With a fierce wake-up call, a plan, and three years of working it, my husband and I have changed our financial reality significantly. We have faced our past errors with humbling honesty, and we’ve changed our direction with intention. We don’t finance our vision for our future with borrowed money, and that vision is becoming more and more attainable as our debt drops bit by bit by bit.

And so I can’t help but urge you, as you take on your new role and work towards the vision that has won your leadership of Canada, that you apply fierce and fearless honesty to all that must be corrected in our country. In pursuit of the social imperatives, yes, but also with respect for the financial imperatives that are so stubbornly connected to our well-being. Debt requires payback. My plea is that you approach it with caution and that you work with a zealous mission to reduce it.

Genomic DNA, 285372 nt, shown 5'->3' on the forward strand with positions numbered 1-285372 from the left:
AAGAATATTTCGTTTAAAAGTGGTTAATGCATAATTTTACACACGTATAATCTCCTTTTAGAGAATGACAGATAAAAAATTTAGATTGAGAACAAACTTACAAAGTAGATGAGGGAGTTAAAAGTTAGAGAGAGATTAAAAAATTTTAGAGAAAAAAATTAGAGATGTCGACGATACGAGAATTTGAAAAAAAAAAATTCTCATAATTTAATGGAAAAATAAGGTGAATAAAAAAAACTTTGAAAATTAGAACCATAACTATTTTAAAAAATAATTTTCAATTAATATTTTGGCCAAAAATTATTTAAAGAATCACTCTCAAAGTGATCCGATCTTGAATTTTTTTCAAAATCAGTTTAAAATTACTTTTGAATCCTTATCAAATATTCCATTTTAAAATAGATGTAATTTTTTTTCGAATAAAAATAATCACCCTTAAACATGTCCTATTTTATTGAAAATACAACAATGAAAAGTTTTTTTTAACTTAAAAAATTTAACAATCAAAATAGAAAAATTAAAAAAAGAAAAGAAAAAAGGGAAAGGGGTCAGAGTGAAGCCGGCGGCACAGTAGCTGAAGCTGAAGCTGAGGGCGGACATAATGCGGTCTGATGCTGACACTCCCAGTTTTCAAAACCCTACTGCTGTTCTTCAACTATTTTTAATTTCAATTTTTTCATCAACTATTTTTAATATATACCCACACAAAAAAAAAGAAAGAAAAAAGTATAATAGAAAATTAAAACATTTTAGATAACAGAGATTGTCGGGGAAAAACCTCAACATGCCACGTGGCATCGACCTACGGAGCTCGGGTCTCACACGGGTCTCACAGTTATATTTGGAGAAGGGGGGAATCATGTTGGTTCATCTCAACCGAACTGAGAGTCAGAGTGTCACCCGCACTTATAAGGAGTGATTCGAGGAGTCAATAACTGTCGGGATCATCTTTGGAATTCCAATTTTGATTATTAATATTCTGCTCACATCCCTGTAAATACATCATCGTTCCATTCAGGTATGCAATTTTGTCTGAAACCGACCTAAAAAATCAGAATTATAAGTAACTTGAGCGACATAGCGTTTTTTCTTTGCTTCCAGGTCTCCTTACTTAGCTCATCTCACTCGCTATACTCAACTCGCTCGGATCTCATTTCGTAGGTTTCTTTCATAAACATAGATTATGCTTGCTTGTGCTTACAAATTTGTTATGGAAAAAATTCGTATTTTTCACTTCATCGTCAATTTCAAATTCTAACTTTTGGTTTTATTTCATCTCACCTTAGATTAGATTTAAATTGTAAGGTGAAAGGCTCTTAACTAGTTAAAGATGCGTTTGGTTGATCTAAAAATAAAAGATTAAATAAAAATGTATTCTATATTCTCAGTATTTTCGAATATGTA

I wish you well in the days ahead. I look forward to the fruits of your leadership. And although my optimism is cautious, I believe in you. Balance you passion with reason. Balance the books with honest, tough choices. Forge ahead with clarity. With prudence.


A Reformed Debtor





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  1. Wow! Um. I don’t think I”m smart enough for this post. I gotta go. 😛

    Okay, I”m not smart enough to leave either, so here’s my comment, although I’m sure it will be sort of like an armadillo being asked to make fine jewelry. I haven’t been following the news, so I don’t know anything about your latest elections, but I am super impressed with your open letter. It reveals a lot of pain, but also a lot of hope, that other people, and governments (which, let’s face it, have their own agendas, not always for the good of you and I), will wake up and get their collective crap together like you and DH did. Just keep up the good work, Ruth. You’re helping with the smelling salts, maybe one person, group, or peoples at a time, but you’re helping more people than you’ll maybe ever know.